"Little girls in America don’t just shoot their fathers," Bresha Meadow's aunt, Martina Latessa, tells PEOPLE
The fatal shooting of Jonathan Meadows, allegedly by his 14-year-old daughter, Bresha, was a long time coming, her family tells PEOPLE.
“Something’s happened in that house that nobody knows about,” Bresha’s aunt, Martina Latessa, tells PEOPLE. “Little girls in America don’t just shoot their fathers.”
Bresha is accused of murdering Jonathan, 41, according to her arrest report. She allegedly shot him in the head at the family’s home, with his own gun, on July 28.
Soon after her arrest, Bresha’s mother, Brandi, called her daughter a “hero” – telling local media that Bresha’s alleged actions ended the abuse she suffered. Latessa, Brandi’s sister and a detective with the Cleveland Police Department’s domestic violence unit, tells PEOPLE that her niece was pushed to the edge.
“[Bresha] was born into a nightmare,” Latessa says. “She was born into hell.”
Bresha and her siblings were not physically abused by their father, Latessa says, but she says that Brandi was – in many ways.
She says that for years Brandi kept the abuse a secret, even defending her husband when her family asked questions.
“She’s been with him for over 24 years,” Latessa says. “She’s the perfect victim – she’ll defend him, cover for him, lie for him.”
Jonathan’s death, and the alleged reason for it, has split his family. While Latessa describes a home destroyed by abuse, Jonathan’s brother and sister-in-law deny those same allegations. They tell PEOPLE he is “not the monster he is being portrayed as” and was not an abuser. They say they have questions about the night he died.
“He was stern,” says Jackie Meadows, Jonathan’s sister-in-law, “but at the end of the day, he was a family man.”
‘He Controlled Everything’
Since Jonathan’s death, Latessa says, Brandi has opened up about her life with him. According to Latessa, Brandi said her abuse started when she and Jonathan first began dating, when they were teenagers more than 20 years ago.
At first it was just name-calling and cursing, Brandi told Latessa – but when Brandi became pregnant with the couple’s first child, Jonathan accused her of cheating on him and would punch her in the stomach with weights, she claimed.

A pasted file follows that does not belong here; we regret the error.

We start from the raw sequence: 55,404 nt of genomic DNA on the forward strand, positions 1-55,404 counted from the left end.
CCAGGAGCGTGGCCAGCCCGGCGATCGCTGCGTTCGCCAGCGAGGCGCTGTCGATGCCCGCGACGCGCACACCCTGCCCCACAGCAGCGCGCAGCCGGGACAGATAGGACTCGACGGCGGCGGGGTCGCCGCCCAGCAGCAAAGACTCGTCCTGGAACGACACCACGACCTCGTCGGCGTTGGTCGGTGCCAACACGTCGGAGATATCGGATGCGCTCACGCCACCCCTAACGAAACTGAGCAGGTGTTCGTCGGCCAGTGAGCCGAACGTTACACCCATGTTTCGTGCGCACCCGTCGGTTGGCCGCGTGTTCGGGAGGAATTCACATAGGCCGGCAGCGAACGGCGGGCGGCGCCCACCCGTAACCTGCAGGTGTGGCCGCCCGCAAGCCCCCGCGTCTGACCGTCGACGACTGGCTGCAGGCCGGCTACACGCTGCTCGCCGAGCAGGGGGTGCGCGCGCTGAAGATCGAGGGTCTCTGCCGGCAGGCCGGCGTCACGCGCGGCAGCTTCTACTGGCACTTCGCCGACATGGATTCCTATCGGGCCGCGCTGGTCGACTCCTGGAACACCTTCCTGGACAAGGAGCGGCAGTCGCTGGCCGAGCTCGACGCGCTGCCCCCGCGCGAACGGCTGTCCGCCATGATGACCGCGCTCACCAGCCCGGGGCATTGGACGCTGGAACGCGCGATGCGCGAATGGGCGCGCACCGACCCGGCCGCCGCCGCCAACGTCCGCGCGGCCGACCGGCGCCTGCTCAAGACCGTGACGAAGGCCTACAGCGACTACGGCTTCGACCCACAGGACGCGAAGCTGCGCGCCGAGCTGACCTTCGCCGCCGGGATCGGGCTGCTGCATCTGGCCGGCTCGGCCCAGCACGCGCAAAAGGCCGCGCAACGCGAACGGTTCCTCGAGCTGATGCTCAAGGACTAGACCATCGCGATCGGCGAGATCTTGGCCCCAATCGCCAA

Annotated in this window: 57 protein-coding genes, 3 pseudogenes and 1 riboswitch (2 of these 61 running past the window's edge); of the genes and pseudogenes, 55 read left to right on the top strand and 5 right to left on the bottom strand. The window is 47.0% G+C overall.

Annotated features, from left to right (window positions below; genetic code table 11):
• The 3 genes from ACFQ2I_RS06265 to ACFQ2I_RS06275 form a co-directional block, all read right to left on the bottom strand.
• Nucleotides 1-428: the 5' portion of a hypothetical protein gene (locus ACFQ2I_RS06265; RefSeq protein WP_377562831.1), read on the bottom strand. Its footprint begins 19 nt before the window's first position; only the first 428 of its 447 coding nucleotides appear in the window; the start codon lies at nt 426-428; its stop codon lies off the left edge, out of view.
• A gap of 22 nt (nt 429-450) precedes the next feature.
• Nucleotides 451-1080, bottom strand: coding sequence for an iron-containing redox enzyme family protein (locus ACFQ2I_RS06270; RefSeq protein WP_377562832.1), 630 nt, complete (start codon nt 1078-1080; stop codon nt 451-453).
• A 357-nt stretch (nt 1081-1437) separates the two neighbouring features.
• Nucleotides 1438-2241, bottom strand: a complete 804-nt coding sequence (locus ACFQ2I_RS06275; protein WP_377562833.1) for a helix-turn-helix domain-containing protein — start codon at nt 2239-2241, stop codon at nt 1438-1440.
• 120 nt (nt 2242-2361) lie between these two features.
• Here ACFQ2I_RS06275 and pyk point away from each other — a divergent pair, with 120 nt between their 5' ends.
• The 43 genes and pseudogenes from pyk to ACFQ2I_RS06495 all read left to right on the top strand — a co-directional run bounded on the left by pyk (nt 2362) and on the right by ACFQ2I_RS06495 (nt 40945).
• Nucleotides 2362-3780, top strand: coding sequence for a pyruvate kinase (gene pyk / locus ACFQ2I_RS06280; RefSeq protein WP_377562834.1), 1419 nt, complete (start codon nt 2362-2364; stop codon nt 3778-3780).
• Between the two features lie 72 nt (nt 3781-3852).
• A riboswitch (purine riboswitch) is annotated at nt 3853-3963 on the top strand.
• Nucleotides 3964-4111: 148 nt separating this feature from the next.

“She would go to the hospital and tell them she got into a fight with some girl,” Latessa tells PEOPLE. [Domestic abuse victims] “don’t talk because they carry shame,” she says.
Latessa says Brandi told her that she loved Jonathan and stayed with him despite his abuse and heavy drinking, and eventually the couple had two more children. In 1997, Latessa says Jonathan moved his family an hour away from Brandi’s family in Cleveland.
“I was allowed [to visit them] once a year,” she says, adding that she would bring the children clothes, shoes and food since the family didn’t have much money.
She says she had no idea her sister was suffering. Later, “Brandi told me one time he grabbed her by her head and slammed her head into the wall.”
“She said, ‘He told me and the kids [that if] we ever told you he would kill us,’ ” Latessa says.
She remembers the night she first heard about the abuse from Brandi, in 2011: “She told me he always carries a gun on him and points it at her and her children and says, ‘I should just kill [the children] so you can watch and then I’ll shoot you and then I’ll kill myself.’ ”
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Latessa says that that night in 2011, she learned of how Johnathan had broken Brandi’s tailbone and nose and fractured her eye socket, and how he would keep a gun under his pillow when he slept.
PEOPLE has confirmed Brandi filed a police report in July 2011, alleging Jonathan had just threatened her life and that he had “been abusing her,” police wrote, according to a copy of the report.
Brandi said Jonathan had accused her of cheating and allegedly said he would kill her and their children so that no one else could “have her or raise their kids,” an officer wrote in the report.